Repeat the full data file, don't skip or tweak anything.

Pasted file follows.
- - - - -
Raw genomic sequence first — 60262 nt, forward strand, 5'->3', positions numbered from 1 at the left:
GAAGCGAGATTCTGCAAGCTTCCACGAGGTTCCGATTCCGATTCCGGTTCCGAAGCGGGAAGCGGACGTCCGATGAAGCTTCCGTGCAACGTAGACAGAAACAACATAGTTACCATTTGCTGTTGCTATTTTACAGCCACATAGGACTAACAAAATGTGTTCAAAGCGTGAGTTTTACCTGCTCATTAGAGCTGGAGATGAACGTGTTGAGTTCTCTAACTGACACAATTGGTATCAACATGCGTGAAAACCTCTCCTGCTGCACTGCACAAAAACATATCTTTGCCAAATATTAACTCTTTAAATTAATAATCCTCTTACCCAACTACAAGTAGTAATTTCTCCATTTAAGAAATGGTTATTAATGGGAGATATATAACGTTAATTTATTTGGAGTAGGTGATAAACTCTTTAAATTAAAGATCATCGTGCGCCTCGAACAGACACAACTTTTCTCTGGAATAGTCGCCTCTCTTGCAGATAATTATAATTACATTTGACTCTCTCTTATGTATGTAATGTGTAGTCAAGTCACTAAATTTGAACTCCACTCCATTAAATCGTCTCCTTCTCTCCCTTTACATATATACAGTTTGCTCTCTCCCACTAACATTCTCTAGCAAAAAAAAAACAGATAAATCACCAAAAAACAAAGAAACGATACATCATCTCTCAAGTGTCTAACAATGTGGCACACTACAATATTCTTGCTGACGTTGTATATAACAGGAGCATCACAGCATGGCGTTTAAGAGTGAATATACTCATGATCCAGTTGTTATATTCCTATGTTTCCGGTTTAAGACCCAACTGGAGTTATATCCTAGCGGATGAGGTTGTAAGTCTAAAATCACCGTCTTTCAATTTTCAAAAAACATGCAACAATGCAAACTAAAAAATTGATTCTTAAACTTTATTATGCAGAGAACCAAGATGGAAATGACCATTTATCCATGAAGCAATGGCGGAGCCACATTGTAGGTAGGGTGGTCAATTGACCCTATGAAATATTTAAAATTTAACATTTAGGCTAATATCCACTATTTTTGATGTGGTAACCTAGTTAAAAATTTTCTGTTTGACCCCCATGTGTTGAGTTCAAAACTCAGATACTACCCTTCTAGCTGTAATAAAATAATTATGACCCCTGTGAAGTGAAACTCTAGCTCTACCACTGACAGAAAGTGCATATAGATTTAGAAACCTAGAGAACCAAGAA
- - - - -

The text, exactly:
Raw genomic sequence first — 60262 nt, forward strand, 5'->3', positions numbered from 1 at the left:
GAAGCGAGATTCTGCAAGCTTCCACGAGGTTCCGATTCCGATTCCGGTTCCGAAGCGGGAAGCGGACGTCCGATGAAGCTTCCGTGCAACGTAGACAGAAACAACATAGTTACCATTTGCTGTTGCTATTTTACAGCCACATAGGACTAACAAAATGTGTTCAAAGCGTGAGTTTTACCTGCTCATTAGAGCTGGAGATGAACGTGTTGAGTTCTCTAACTGACACAATTGGTATCAACATGCGTGAAAACCTCTCCTGCTGCACTGCACAAAAACATATCTTTGCCAAATATTAACTCTTTAAATTAATAATCCTCTTACCCAACTACAAGTAGTAATTTCTCCATTTAAGAAATGGTTATTAATGGGAGATATATAACGTTAATTTATTTGGAGTAGGTGATAAACTCTTTAAATTAAAGATCATCGTGCGCCTCGAACAGACACAACTTTTCTCTGGAATAGTCGCCTCTCTTGCAGATAATTATAATTACATTTGACTCTCTCTTATGTATGTAATGTGTAGTCAAGTCACTAAATTTGAACTCCACTCCATTAAATCGTCTCCTTCTCTCCCTTTACATATATACAGTTTGCTCTCTCCCACTAACATTCTCTAGCAAAAAAAAAACAGATAAATCACCAAAAAACAAAGAAACGATACATCATCTCTCAAGTGTCTAACAATGTGGCACACTACAATATTCTTGCTGACGTTGTATATAACAGGAGCATCACAGCATGGCGTTTAAGAGTGAATATACTCATGATCCAGTTGTTATATTCCTATGTTTCCGGTTTAAGACCCAACTGGAGTTATATCCTAGCGGATGAGGTTGTAAGTCTAAAATCACCGTCTTTCAATTTTCAAAAAACATGCAACAATGCAAACTAAAAAATTGATTCTTAAACTTTATTATGCAGAGAACCAAGATGGAAATGACCATTTATCCATGAAGCAATGGCGGAGCCACATTGTAGGTAGGGTGGTCAATTGACCCTATGAAATATTTAAAATTTAACATTTAGGCTAATATCCACTATTTTTGATGTGGTAACCTAGTTAAAAATTTTCTGTTTGACCCCCATGTGTTGAGTTCAAAACTCAGATACTACCCTTCTAGCTGTAATAAAATAATTATGACCCCTGTGAAGTGAAACTCTAGCTCTACCACTGACAGAAAGTGCATATAGATTTAGAAACCTAGAGAACCAAGAA